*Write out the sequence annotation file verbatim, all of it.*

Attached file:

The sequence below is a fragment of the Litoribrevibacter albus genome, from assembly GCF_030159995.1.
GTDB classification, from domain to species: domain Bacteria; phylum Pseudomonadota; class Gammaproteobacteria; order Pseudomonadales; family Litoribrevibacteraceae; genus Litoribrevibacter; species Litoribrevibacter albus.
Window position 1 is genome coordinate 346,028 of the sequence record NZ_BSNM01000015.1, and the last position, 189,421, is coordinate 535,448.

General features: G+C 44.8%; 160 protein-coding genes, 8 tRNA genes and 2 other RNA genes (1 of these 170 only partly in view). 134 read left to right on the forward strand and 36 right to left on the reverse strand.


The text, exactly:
The sequence below is a fragment of the Litoribrevibacter albus genome, from assembly GCF_030159995.1.
GTDB classification, from domain to species: domain Bacteria; phylum Pseudomonadota; class Gammaproteobacteria; order Pseudomonadales; family Litoribrevibacteraceae; genus Litoribrevibacter; species Litoribrevibacter albus.
Window position 1 is genome coordinate 346,028 of the sequence record NZ_BSNM01000015.1, and the last position, 189,421, is coordinate 535,448.

General features: G+C 44.8%; 160 protein-coding genes, 8 tRNA genes and 2 other RNA genes (1 of these 170 only partly in view). 134 read left to right on the forward strand and 36 right to left on the reverse strand.